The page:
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1. Overview

In this quick tutorial, we’ll explore the CoreMatchers class from the popular Hamcrest framework for writing simple and more expressive test cases.

The idea is to make assert statements read like natural language.

2. Hamcrest Setup

We can use Hamcrest with Maven by adding the following dependency to our pom.xml file:


The latest version of this library can always be found here.

3. Common Core Matchers

3.1. is(T) and is(Matcher<T>)

The is(T) takes an object as a parameter to check equality and is(Matcher<T>) takes another matcher allowing equality statement to be more expressive.

We can use this with almost all of the methods:

String testString = "hamcrest core";

assertThat(testString, is("hamcrest core"));
assertThat(testString, is(equalTo("hamcrest core")));

3.2. equalTo(T)

The equalTo(T) takes an object as a parameter and checks its equality against another object. This is frequently used with is(Matcher<T>):

String actualString = "equalTo match";
List<String> actualList = Lists.newArrayList("equalTo", "match");

assertThat(actualString, is(equalTo("equalTo match")));
assertThat(actualList, is(equalTo(Lists.newArrayList("equalTo", "match"))));

We can also use equalToObject(Object operand) – which checks equality and doesn’t enforce that two objects should of same static type:

Object original = 100;
assertThat(original, equalToObject(100));

3.3. not(T) and not(Matcher<T>)

The not(T) and not(Matcher<T>) are used to check non-equality of given objects. First takes an object as an argument and second take another matcher:

String testString = "troy kingdom";

assertThat(testString, not("german kingdom"));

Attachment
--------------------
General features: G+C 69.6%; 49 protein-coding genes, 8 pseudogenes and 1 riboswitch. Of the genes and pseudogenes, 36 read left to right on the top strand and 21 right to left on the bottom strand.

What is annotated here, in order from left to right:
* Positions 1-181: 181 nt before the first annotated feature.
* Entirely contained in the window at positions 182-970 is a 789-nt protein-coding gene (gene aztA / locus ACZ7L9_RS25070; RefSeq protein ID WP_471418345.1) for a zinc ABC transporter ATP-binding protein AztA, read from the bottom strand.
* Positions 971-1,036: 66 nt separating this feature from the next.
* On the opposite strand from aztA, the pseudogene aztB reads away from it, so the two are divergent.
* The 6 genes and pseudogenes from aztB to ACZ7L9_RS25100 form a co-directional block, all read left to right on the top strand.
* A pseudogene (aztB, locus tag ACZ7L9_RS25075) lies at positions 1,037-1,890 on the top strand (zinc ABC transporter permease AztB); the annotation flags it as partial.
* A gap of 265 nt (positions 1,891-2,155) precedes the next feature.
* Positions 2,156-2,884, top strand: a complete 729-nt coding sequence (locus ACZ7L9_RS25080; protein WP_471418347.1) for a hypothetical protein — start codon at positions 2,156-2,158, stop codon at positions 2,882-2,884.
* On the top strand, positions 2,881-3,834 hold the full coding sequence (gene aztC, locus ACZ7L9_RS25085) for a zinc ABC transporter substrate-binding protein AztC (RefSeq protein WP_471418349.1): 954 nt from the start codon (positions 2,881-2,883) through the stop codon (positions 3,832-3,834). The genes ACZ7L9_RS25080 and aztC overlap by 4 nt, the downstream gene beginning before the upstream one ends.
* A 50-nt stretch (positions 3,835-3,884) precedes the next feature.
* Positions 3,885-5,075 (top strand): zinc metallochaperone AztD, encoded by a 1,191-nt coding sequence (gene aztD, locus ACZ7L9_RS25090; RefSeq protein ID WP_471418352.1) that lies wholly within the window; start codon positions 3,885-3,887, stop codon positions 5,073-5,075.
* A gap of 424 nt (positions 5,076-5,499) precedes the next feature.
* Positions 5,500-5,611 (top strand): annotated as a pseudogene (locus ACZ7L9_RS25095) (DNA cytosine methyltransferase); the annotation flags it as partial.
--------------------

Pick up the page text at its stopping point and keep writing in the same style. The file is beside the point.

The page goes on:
assertThat(testString, is(not(equalTo("german kingdom"))));
assertThat(testString, is(not(instanceOf(Integer.class))));

3.4. nullValue() and nullValue(Class<T>)

The nullValue() check for null value against the examined object. The nullValue(Class<T>) checks for nullability of given class type object:

Integer nullObject = null;

assertThat(nullObject, is(nullValue()));
assertThat(nullObject, is(nullValue(Integer.class)));

3.5. notNullValue() and notNullValue(Class<T>)

These are a shortcut to frequently used is(not(nullValue))These check for non-null-equality of an object or with the class type:

Integer testNumber = 123;

assertThat(testNumber, is(notNullValue()));
assertThat(testNumber, is(notNullValue(Integer.class)));

3.6. instanceOf(Class<?>)

The instanceOf(Class<?>) matches if the examined object is an instance of the specified Class type.

To verify, this method internally calls the isIntance(Object) of Class class:

assertThat("instanceOf example", is(instanceOf(String.class)));

3.7. isA(Class<T> type)

The isA(Class<T> type) is a shortcut to the above instanceOf(Class<?>). It takes the exact same type of argument as an instanceOf(Class<?>):

assertThat("Drogon is biggest dragon", isA(String.class));

3.8. sameInstance()

The sameInstance() matches if two reference variables point to the same object in a heap:

String string1 = "Viseron";